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ATTITUDE OF EMPLOYERS AND EMPLOYEES TOWARDS THE

ACT. .

The employers of Massachusetts have accepted workmen's compensation in a most commendable spirit; the only substantial objection from the beginning, so far as is known, has been based on the question of cost. In view of the fact that the premium rates originally set on July 1, 1912, for compensation insurance averaged from three to ten times as high as those under the old liability system, it will be agreed that there was reasonable ground for complaint.

Wage earners have almost unanimously accepted the law. In only a few cases when the employer has taken out insurance has there been a refusal on the part of an employee to come under the provisions of the act.

EMPLOYEES ELIGIBLE AND UNDER THE ACT. According to the latest figures of the Bureau of Statistics there are 608,590 wage earners employed in manufacturing occupations alone in Massachusetts, all of whom, if insured, come under the act. This number does not include those engaged in agriculture, forestry, animal husbandry, quarrying, transportation, trade, express companies, personal and domestic service, telegraph and telephone companies, etc. With the exception of those employed in domestic service, farm laborers and railroad employees who are otherwise covered by federal legislation, all these employees, when insured, come under the act.

According to the statistics of the Railroad Commission, there are engaged in the service of steam railroads 73,661 persons, all of whom, however, do not work exclusively within the limits of the State of Massachusetts. Assuming that two-thirds of these wage earners in the railroad service are engaged in interstate transportation, and are therefore subject to the federal laws, it is probable that not more than 25,000 steam railway employees are eligible, if insured, to come under the act. In addition there are 24,136 persons in the service of the street railways of Massachusetts who are eligible, when insured, to come under the act, and many of whom are insured under the statute.

None of the steam railroad companies carries workmen's compensation insurance. Some of the larger corporations — such as the New England Telephone and Telegraph Company, and during the year July 1, 1912, to June 30, 1913, the General Electric Company - did not come under the act, although some of these larger companies have a form of insurance which, it is asserted, gives their employees when injured greater benefits than those provided by the Massachusetts act.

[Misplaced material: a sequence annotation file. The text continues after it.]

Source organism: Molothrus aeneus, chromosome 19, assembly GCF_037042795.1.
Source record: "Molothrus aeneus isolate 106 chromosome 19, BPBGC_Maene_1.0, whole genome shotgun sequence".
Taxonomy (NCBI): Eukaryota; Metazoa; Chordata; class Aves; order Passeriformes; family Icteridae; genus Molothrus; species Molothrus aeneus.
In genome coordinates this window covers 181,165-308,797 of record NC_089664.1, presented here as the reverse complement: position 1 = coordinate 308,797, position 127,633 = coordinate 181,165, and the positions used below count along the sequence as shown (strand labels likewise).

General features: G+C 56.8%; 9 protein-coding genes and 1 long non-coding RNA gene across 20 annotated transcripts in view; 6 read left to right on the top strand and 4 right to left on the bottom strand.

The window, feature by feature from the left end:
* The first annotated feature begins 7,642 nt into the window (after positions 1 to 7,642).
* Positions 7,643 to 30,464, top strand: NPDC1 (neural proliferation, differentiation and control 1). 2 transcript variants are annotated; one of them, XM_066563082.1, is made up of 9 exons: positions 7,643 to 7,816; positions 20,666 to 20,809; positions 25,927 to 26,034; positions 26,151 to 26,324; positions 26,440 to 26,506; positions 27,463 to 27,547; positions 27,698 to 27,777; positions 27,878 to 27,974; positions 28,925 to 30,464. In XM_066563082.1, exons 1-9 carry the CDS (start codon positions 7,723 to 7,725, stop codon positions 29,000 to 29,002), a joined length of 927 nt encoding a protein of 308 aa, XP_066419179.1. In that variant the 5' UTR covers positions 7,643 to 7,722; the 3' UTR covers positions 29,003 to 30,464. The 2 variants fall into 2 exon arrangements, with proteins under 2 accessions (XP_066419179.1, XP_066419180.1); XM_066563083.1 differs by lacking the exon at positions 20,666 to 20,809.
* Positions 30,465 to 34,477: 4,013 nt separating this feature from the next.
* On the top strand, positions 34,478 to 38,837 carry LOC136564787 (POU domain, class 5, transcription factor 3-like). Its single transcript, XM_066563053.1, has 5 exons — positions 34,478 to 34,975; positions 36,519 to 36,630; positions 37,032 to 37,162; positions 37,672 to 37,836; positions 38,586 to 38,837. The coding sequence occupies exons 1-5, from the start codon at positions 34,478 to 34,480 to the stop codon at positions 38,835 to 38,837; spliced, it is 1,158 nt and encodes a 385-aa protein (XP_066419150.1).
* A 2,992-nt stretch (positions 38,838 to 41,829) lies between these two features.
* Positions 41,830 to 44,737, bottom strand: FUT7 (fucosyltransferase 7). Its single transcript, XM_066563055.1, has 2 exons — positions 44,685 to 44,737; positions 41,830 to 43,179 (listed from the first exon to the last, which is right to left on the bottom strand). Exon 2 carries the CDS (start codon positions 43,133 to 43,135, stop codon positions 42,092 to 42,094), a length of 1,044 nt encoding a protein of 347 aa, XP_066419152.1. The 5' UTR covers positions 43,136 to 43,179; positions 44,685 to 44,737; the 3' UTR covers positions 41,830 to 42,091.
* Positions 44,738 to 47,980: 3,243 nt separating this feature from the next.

At a minimum estimate, including steam railway employees engaged in intrastate business and the other classes of labor not specifically classified by the Bureau of Statistics, and those employed in construction work, the building trades, express business and various other forms of transportation, and excluding all domestic servants and agricultural laborers specifically extmpt by the act, there are at least 800,000 wage earners in Massachusetts eligible, if insured, to come under the Workmen's Compensation Act.

Analysis of the accidents reported during the year July 1, 1912, to June 30, 1913, for wage earners employed in all occupations in this State shows that 81 per cent. of those injured were insured.

There is no accurate figure given as to the number of employees covered by insurance under the act, but, allowing for a reasonable margin of error, there are at a minimum more than 600,000 employees insured. Considering the railroad employees engaged in interstate commerce, and the large corporations which have their own insurance outside the act, it is a moderate statement that only a small minority of employees in Massachusetts are now outside of the act, and these are largely in employments where the wage earners employed by one employer are few in number.

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